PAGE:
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Glencore may consider switching its primary listing from London to New York, analysts at Deutsche Bank predicted, in what would be one of the most high-profile exits from the UK exchange to date.

Liam Fitzpatrick and colleagues said the UK copper mining and trading firm’s primary listing could come into focus due to a lack of shareholder support for a plan to split off its coal business and list it separately in New York.

Mutual-fund data shows the US market is more supportive of companies involved in fossil fuels, with many in Europe excluding the sector from their portfolios, the analysts wrote. Meanwhile, US-listed copper stocks trade at very large premiums to the UK miners, they said.

“UK valuations and coal exclusion could lead to a US listing being considered” by Glencore, they wrote, “We hope the UK remains a key hub for mining investments, but if the valuation gap persists, a shift in listing could make sense.”

A spokesman for Glencore declined to comment.

Glencore last year bought a majority stake in Teck Resources’ coal business, and plans to put the combined coal operations into a new company listed on the New York Stock Exchange within two years.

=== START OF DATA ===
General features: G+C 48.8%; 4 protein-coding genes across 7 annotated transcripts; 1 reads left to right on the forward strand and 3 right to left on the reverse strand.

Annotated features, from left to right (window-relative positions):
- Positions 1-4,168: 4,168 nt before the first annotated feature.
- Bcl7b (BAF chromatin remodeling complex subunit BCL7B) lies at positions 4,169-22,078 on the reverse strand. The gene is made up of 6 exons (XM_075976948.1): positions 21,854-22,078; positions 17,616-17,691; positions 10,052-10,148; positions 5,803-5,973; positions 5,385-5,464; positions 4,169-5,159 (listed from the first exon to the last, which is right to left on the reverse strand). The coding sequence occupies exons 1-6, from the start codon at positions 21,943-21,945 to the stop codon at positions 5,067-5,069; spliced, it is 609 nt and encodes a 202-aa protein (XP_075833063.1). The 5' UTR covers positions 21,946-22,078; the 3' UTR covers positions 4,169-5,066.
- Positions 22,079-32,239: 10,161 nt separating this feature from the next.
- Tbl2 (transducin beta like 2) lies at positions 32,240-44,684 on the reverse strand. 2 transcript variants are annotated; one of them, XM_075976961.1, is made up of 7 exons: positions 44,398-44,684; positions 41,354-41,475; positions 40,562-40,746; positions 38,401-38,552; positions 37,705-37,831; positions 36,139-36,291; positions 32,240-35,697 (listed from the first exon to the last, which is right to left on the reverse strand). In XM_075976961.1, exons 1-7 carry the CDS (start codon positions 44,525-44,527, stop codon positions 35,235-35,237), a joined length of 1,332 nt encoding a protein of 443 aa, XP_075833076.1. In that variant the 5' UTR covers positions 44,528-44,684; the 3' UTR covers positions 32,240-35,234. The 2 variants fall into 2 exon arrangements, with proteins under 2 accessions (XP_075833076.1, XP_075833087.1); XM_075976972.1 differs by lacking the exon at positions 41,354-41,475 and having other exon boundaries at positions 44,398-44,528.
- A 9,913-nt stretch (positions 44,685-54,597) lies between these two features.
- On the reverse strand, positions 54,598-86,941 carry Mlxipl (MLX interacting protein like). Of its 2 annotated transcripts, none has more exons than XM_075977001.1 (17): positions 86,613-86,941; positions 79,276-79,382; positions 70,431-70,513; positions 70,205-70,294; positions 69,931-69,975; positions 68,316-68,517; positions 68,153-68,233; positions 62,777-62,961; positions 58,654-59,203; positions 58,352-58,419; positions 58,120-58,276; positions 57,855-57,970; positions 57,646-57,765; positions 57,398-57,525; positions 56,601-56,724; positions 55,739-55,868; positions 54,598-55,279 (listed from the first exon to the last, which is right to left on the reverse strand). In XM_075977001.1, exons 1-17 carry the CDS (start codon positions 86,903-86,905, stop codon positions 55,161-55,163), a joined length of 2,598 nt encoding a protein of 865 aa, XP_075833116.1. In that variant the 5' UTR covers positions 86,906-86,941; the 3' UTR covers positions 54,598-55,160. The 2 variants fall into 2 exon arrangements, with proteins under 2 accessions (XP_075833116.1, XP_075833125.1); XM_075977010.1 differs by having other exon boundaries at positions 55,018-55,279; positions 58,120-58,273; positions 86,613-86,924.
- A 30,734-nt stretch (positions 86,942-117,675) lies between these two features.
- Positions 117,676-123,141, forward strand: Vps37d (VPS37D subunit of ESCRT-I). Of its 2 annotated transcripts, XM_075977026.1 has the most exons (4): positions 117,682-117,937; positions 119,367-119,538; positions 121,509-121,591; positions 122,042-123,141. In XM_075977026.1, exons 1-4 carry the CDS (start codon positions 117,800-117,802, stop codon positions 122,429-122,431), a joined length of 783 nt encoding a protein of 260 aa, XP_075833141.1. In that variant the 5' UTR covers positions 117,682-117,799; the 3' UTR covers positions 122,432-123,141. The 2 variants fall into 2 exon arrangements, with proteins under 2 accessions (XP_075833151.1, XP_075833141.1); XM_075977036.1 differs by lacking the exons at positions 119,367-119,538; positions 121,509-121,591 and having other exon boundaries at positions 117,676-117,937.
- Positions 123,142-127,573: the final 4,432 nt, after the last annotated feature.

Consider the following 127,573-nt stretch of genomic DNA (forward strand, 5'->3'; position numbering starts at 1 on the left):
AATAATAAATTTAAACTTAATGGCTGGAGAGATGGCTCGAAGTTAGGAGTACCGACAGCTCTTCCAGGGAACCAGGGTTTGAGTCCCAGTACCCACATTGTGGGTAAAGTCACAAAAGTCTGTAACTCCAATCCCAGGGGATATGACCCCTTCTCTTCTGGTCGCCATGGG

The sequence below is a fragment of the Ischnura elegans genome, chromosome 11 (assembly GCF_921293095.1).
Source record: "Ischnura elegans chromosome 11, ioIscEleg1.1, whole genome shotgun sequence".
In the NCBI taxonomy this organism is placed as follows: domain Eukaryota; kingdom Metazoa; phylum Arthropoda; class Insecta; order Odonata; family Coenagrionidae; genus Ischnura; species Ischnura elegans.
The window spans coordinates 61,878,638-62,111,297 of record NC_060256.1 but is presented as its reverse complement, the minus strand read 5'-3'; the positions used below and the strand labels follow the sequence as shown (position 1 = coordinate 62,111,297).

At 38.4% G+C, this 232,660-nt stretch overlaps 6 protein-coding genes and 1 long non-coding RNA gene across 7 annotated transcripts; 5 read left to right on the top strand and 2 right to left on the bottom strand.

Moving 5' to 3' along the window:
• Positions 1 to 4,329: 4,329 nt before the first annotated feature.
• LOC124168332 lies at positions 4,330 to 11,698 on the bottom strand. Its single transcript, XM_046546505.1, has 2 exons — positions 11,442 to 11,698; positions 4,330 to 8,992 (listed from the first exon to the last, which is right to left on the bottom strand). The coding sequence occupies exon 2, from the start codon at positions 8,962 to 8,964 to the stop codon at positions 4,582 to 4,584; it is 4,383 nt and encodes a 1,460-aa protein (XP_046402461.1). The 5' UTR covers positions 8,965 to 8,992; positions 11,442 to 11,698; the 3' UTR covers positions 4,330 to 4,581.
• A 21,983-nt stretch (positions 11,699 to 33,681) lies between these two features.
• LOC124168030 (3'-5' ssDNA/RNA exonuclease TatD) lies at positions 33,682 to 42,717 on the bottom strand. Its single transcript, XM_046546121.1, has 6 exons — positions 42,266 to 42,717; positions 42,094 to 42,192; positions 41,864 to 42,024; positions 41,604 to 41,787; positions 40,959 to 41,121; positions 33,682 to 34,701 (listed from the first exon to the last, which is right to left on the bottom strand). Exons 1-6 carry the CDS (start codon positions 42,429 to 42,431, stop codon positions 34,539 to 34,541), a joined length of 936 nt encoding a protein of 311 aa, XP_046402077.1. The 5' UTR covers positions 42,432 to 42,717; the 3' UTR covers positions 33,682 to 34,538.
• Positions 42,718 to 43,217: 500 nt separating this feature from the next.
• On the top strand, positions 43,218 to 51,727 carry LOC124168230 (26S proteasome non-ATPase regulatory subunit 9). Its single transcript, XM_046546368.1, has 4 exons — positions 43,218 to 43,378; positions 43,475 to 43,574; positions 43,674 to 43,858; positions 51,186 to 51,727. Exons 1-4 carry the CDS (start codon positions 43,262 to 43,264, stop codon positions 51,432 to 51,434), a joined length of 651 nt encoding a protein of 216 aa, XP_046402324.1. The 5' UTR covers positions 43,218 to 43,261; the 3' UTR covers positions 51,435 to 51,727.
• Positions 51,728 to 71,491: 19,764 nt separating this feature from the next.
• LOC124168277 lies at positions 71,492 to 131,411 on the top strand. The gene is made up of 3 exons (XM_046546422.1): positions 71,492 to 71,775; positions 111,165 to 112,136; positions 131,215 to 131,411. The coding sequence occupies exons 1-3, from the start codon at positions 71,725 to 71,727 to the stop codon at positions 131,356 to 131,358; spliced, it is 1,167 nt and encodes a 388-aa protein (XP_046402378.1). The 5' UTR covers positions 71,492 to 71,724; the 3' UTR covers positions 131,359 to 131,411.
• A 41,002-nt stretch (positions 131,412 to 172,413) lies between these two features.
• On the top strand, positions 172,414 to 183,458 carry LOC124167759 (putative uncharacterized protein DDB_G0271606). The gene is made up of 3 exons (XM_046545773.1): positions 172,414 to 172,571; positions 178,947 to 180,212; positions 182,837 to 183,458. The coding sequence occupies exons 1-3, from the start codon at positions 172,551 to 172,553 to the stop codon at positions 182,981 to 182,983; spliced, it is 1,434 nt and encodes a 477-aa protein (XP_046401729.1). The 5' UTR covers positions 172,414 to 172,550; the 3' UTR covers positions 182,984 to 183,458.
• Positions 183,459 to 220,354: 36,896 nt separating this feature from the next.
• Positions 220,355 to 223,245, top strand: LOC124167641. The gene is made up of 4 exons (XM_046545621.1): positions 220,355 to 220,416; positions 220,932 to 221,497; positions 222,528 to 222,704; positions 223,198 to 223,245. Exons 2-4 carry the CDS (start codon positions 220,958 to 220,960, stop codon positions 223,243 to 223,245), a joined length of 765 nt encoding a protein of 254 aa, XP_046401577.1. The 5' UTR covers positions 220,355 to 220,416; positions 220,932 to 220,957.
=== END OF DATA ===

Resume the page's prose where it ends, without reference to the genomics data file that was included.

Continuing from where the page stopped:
Companies raised just $1-billion on the London Stock Exchange in 2023, the least since 2009, as trading volumes slumped. An especially bitter blow was London’s failure to secure the listing of one of the UK’s most important technology companies — Cambridge, England-based chip designer Arm Holdings.

The MSCI UK share index was trading at a 46% discount to its US counterpart as of late February, based on forward price-to-earnings ratios, increasing the allure of New York over London.

Several European companies have recently shifted to US primary listings, including CRH, Linde and Ferguson, the Deutsche Bank analysts said, while noting that those firms are much more exposed to the US than Glencore. In 2022, rival miner BHP Group switched its main listing to Sydney, ending a dual arrangement with London. Most of the trading in BHP shares was already done in Australia.

Bloomberg News has contacted the London Stock Exchange Group for comment.